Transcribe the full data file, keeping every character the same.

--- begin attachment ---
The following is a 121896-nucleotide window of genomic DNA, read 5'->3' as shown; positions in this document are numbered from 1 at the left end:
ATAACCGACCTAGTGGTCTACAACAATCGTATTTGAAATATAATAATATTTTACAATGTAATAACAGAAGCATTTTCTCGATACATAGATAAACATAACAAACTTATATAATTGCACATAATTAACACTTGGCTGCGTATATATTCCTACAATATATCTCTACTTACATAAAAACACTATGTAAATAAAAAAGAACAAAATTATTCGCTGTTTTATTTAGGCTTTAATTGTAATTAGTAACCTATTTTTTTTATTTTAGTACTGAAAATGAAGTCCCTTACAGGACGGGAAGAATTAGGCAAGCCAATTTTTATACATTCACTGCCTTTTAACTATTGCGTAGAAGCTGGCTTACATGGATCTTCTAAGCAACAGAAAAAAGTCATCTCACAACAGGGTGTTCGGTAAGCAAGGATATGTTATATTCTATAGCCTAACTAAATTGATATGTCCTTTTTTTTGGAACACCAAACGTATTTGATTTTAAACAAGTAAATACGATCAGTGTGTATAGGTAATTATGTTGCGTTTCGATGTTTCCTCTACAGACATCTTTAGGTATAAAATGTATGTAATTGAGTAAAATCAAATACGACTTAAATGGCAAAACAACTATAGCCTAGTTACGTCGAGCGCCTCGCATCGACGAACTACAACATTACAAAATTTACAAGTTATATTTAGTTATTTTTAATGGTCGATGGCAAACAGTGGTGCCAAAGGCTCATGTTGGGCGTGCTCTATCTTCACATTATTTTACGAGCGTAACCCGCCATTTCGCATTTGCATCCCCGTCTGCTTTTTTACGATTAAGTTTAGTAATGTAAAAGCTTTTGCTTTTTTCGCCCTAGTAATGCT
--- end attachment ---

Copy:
The following is a 121896-nucleotide window of genomic DNA, read 5'->3' as shown; positions in this document are numbered from 1 at the left end:
ATAACCGACCTAGTGGTCTACAACAATCGTATTTGAAATATAATAATATTTTACAATGTAATAACAGAAGCATTTTCTCGATACATAGATAAACATAACAAACTTATATAATTGCACATAATTAACACTTGGCTGCGTATATATTCCTACAATATATCTCTACTTACATAAAAACACTATGTAAATAAAAAAGAACAAAATTATTCGCTGTTTTATTTAGGCTTTAATTGTAATTAGTAACCTATTTTTTTTATTTTAGTACTGAAAATGAAGTCCCTTACAGGACGGGAAGAATTAGGCAAGCCAATTTTTATACATTCACTGCCTTTTAACTATTGCGTAGAAGCTGGCTTACATGGATCTTCTAAGCAACAGAAAAAAGTCATCTCACAACAGGGTGTTCGGTAAGCAAGGATATGTTATATTCTATAGCCTAACTAAATTGATATGTCCTTTTTTTTGGAACACCAAACGTATTTGATTTTAAACAAGTAAATACGATCAGTGTGTATAGGTAATTATGTTGCGTTTCGATGTTTCCTCTACAGACATCTTTAGGTATAAAATGTATGTAATTGAGTAAAATCAAATACGACTTAAATGGCAAAACAACTATAGCCTAGTTACGTCGAGCGCCTCGCATCGACGAACTACAACATTACAAAATTTACAAGTTATATTTAGTTATTTTTAATGGTCGATGGCAAACAGTGGTGCCAAAGGCTCATGTTGGGCGTGCTCTATCTTCACATTATTTTACGAGCGTAACCCGCCATTTCGCATTTGCATCCCCGTCTGCTTTTTTACGATTAAGTTTAGTAATGTAAAAGCTTTTGCTTTTTTCGCCCTAGTAATGCT